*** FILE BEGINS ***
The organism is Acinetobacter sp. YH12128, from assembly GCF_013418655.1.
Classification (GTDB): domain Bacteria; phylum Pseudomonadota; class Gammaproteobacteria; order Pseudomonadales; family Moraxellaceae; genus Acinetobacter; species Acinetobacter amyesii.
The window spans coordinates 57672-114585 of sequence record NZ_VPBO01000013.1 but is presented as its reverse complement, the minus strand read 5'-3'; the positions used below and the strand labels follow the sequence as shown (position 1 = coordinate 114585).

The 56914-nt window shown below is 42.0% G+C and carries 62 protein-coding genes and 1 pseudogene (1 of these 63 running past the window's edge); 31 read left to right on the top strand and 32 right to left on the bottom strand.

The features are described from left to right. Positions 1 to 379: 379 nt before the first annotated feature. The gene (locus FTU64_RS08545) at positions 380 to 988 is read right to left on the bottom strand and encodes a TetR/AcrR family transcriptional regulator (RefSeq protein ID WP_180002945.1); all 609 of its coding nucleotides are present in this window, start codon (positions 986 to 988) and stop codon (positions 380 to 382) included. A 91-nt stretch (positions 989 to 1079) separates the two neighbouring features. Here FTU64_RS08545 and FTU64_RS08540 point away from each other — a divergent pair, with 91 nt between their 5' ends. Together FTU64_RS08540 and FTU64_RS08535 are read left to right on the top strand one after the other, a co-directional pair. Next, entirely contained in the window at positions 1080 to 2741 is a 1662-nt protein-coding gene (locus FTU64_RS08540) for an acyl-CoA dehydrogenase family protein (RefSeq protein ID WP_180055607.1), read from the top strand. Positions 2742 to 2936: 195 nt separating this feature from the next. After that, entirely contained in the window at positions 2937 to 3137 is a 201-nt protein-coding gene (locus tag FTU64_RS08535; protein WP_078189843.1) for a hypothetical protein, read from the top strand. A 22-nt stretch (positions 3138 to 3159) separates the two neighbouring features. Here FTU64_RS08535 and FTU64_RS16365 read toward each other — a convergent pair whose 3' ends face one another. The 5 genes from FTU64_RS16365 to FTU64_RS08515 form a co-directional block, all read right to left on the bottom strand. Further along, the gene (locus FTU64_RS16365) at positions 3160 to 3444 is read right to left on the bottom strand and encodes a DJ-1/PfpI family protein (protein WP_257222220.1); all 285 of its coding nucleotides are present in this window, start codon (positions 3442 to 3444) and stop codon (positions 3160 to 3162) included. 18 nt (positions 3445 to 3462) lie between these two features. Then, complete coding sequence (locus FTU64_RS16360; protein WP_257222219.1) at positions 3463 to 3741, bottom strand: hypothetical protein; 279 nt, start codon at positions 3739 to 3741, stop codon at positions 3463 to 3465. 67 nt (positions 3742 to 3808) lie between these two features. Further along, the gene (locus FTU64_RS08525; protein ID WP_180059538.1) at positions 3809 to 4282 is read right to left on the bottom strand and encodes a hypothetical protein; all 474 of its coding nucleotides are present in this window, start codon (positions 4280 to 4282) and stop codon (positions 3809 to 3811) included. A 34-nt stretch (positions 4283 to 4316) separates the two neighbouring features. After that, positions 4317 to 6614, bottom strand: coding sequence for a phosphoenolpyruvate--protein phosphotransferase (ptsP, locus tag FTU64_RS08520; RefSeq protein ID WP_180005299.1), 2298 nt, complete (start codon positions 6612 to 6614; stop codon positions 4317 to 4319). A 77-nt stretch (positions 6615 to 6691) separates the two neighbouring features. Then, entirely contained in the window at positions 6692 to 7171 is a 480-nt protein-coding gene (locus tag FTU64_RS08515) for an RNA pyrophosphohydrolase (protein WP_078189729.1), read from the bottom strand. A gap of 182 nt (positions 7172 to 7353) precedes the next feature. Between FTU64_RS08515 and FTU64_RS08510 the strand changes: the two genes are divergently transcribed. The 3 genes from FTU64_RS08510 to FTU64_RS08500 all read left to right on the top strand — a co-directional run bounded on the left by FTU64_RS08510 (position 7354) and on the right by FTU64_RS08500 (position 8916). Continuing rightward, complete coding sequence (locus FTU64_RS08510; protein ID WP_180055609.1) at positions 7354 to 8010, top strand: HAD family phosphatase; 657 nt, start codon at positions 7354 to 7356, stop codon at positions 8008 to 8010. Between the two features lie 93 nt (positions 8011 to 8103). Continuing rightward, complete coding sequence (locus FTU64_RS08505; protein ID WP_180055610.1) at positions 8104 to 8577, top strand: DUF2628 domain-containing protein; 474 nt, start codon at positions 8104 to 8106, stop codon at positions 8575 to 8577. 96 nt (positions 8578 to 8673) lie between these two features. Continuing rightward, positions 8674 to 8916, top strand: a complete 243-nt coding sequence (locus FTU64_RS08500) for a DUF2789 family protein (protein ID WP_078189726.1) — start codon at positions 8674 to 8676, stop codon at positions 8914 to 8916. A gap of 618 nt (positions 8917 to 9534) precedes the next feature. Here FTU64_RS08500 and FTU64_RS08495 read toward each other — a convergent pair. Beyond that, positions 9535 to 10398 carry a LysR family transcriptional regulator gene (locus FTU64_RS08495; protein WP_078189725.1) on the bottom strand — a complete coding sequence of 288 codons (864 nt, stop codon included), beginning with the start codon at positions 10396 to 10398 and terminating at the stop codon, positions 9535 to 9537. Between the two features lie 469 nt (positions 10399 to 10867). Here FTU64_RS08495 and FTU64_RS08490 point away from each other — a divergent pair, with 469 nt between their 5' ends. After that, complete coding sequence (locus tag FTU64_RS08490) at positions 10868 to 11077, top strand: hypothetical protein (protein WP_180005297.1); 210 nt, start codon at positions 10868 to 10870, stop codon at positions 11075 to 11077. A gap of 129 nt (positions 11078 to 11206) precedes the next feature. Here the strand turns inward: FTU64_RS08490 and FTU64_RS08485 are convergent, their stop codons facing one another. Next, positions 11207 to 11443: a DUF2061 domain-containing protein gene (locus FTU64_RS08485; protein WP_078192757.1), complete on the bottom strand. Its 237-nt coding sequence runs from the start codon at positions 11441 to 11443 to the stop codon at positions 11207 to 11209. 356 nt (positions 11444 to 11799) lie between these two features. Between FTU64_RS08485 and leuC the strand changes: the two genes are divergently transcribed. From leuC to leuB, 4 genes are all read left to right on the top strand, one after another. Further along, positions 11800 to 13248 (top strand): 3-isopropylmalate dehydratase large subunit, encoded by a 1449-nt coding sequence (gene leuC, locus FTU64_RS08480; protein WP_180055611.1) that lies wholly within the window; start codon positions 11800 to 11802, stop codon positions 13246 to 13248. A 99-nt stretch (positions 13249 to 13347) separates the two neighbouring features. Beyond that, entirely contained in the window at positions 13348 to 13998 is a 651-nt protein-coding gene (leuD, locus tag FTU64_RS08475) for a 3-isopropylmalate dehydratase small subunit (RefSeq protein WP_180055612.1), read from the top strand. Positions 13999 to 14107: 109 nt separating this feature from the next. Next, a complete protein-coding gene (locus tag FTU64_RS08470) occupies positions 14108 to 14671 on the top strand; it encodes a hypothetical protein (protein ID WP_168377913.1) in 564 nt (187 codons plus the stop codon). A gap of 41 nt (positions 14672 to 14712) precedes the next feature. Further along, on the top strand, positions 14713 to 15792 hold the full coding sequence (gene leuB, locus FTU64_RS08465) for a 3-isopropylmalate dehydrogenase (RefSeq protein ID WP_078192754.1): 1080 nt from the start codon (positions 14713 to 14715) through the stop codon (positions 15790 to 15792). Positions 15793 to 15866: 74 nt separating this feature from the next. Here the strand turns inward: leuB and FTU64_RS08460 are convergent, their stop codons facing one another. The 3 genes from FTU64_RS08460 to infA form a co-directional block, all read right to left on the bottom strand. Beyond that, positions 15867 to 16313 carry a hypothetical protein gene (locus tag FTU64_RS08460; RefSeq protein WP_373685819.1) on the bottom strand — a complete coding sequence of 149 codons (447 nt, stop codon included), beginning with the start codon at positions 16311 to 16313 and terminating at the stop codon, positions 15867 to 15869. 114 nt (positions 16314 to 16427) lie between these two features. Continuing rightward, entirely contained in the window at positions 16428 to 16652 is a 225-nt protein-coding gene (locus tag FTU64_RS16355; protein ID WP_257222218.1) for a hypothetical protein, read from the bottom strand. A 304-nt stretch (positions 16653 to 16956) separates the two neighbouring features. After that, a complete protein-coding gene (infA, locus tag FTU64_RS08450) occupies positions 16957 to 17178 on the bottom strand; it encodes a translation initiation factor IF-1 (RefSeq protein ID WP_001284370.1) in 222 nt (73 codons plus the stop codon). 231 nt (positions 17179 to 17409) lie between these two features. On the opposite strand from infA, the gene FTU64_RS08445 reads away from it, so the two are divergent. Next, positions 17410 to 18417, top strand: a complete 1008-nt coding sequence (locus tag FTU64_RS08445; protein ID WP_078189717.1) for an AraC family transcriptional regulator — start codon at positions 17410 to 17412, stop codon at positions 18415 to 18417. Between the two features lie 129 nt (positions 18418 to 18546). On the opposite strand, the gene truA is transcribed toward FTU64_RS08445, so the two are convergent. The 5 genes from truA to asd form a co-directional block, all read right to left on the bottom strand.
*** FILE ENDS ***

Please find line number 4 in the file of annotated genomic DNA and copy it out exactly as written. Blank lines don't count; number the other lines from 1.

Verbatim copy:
The 56914-nt window shown below is 42.0% G+C and carries 62 protein-coding genes and 1 pseudogene (1 of these 63 running past the window's edge); 31 read left to right on the top strand and 32 right to left on the bottom strand.